I had a good chat with the knowledgeable and affable BrewMaster Brian Cox who explained a clear idea of what he was brewing in his collection of 30-gallon vats.

While I was not aware the brewery had opened, I HAD visited next door 2-3 years ago at the next door fun Coastal Coffee Roasters that featured "Food+Drinks + Music and so much more."

Now, of course, the sign has added beer and wine.

It's a friendly family place and today a food truck was parked out front offering a different take on a pizza.

CEO Bankey said all three entities are under one roof just off Main Street and all the partners work hard to make the whole operation a success.

I was searching for the coffee place I remembered and didn't realize the brewery was there.

My buddy had just responded to my email asking for the brewery's name and address when I turned off Main and saw it. Very glad I did. It was a pleasant stop and brought the number of breweries I had visited in this series to an even dozen.

(Click on the photos and links for more details.) This was a rare daytime visit to check out where beer is made.

The good news is that Oak Road is looking at adding Wednesday and Sunday to it open hours - probably by the anniversary celebration in June.

Makes sense to stop by, sample some tasty brews and not have a long drive back from downtown Charleston. Makes a LOT of sense.

And, be sure to see some brewery humor at the water fountain hanging on the wall.

 They are very busy making some fine beers and if they want to offer an opinion about how another national brand tastes, sounds fair to me.

(I used to drink Ultra a long, long time ago.)

But then, Craft Beers started appearing on the scene and the taste difference was VERY apparent.

Thanks, Brewmeisters!

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Monday, May 01, 2017

"Kids do the darndest things..."

Well, I guess it's my fault.

I DID tell my grandson Aiden that kids were allowed to wade in the Pineapple Fountain at Waterfront Park downtown.

And, he did see others splashing and having watery fun.

At first, he heeded his mom's suggestion that he hold up his shorts so they would not get wet.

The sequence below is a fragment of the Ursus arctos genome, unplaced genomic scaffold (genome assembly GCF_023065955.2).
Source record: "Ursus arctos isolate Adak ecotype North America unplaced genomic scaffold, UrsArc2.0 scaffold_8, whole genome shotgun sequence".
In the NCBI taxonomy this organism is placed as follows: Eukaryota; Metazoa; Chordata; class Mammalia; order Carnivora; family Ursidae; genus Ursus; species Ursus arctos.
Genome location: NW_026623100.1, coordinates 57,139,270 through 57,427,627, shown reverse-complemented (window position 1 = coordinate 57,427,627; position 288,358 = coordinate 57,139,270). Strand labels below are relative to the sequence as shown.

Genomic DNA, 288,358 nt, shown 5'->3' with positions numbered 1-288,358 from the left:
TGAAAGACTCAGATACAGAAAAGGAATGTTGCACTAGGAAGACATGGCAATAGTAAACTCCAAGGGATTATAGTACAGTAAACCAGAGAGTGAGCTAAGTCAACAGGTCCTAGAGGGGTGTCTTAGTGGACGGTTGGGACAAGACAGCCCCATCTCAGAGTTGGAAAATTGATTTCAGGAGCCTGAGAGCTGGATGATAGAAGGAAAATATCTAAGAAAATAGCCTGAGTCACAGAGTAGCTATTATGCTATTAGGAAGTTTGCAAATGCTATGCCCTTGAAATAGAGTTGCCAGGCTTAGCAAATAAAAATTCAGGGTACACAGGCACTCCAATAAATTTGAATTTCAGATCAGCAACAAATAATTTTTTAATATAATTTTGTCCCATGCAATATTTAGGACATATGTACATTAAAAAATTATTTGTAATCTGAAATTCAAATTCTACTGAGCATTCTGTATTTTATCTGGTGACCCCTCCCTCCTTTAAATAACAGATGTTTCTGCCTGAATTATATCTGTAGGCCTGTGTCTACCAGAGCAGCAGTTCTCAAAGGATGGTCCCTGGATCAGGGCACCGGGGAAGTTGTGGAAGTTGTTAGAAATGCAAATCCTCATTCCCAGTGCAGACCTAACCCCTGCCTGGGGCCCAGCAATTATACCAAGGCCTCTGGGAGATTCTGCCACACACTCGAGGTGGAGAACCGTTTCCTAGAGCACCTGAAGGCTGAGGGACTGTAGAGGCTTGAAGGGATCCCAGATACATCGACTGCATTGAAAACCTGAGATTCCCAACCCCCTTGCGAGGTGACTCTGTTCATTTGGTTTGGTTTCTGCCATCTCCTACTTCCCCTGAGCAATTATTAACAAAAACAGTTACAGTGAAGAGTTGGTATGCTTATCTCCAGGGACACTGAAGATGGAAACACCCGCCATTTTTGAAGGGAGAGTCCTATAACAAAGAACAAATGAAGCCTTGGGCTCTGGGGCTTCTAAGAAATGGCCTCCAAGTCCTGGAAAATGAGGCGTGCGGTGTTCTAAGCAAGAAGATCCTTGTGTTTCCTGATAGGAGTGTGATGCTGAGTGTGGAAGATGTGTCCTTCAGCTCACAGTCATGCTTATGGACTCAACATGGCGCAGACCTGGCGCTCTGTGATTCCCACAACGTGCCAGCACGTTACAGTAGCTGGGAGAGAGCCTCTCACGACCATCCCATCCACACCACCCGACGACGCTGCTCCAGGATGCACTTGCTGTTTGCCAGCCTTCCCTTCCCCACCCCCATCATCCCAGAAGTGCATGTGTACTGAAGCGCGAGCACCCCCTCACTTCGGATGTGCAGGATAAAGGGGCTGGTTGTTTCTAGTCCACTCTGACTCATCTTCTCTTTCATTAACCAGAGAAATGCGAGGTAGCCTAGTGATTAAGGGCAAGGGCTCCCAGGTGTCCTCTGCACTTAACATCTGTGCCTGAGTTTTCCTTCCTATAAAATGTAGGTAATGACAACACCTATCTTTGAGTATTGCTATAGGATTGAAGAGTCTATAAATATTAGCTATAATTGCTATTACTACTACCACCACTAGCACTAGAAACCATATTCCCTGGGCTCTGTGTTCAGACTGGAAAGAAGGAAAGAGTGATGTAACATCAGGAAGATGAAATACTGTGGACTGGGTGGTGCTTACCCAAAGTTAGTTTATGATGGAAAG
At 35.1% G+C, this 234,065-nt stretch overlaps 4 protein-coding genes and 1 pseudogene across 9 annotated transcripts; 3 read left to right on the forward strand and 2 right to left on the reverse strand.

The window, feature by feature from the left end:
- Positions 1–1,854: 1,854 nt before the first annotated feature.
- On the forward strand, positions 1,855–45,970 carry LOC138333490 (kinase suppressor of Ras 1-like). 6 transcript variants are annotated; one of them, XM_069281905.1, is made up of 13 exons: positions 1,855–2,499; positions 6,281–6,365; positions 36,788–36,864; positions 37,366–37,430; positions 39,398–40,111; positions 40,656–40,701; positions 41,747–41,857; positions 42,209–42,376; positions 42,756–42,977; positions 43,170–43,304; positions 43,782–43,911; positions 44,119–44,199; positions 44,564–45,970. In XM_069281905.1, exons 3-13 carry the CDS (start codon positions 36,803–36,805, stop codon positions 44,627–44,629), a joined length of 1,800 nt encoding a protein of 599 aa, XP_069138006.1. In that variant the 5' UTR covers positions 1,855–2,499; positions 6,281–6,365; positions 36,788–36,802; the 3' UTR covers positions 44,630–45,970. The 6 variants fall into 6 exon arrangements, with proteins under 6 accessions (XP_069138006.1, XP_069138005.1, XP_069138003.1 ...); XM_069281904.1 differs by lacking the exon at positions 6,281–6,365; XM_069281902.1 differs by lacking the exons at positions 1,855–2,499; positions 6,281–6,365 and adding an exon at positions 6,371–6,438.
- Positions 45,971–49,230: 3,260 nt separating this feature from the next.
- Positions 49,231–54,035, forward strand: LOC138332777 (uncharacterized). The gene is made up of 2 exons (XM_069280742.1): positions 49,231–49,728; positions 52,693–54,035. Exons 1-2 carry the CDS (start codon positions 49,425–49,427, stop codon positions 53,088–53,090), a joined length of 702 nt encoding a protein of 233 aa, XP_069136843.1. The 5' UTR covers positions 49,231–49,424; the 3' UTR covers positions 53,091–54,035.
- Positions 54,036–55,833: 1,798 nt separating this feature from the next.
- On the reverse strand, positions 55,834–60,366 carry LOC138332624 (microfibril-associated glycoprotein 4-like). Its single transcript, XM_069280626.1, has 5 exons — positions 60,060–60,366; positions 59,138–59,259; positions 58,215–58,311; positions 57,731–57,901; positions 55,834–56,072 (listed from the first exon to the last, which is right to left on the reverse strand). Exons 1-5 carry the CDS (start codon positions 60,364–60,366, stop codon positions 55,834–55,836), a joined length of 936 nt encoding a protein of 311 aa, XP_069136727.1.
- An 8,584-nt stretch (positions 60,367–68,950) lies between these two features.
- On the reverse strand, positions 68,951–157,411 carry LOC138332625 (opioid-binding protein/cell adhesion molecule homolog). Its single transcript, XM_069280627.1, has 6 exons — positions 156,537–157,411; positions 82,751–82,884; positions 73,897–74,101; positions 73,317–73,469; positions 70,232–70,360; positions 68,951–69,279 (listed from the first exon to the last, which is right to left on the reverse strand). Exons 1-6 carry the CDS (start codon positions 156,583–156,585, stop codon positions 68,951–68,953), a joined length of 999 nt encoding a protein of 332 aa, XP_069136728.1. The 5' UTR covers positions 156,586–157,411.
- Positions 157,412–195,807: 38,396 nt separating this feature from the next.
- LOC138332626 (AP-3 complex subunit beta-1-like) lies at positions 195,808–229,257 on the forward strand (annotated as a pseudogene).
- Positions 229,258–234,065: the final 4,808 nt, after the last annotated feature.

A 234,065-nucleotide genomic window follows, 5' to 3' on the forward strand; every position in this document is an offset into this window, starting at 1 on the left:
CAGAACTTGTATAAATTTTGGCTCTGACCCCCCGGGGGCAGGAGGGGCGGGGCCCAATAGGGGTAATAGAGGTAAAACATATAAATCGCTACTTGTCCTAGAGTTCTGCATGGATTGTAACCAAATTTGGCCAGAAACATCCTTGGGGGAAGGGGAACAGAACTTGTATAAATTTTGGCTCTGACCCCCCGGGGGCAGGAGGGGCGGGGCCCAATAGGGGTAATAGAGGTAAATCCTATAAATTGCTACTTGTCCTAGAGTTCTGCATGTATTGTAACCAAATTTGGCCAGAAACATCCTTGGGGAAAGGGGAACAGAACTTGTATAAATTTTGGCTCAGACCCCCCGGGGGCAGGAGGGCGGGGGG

This was Day 3 of a 5-day visit by my daughter, who had driven from Sand Springs, Oklahoma, to visit me, relax and take in some of the sights.

We had been out to Sullivan's Island the day before and cruising over to the Isle of Palms, he got to see an ocean for the first time.

Living in a land-locked suburb of Tulsa, he could relate to lakes and rivers, but this was his first ocean.

I assured him it was big and he was seeing only the top.

Also probably the first time he had stepped into a fountain that had a sign: "NO LIFEGUARD.

It was a warm day, the end of April, and many other children had already been told they could be on the steps around the fountain.

This was the first time I had been here with a 5-year-old and I wisely stepped back and let his mom decide if Aiden could join the others.

Things were going swell until he spotted a boy in the deeper spot, beneath the fountain overhang, who was wearing swim goggles.

Maybe that sight caused him to miss a step and trip off the step he was on and submerge into the chilly water.

My grandson resignedly stepped out and dripped his way to his grandpop and mom who realized we did not have a change of dry clothes!

Poor planning.

A kid + a fountain + permission to wade should have made us more alert to the next logical step - or misstep - and have at least a towel.

But, as we found the day before at the beach, the sun was shining, clothes dry out and the fun continues.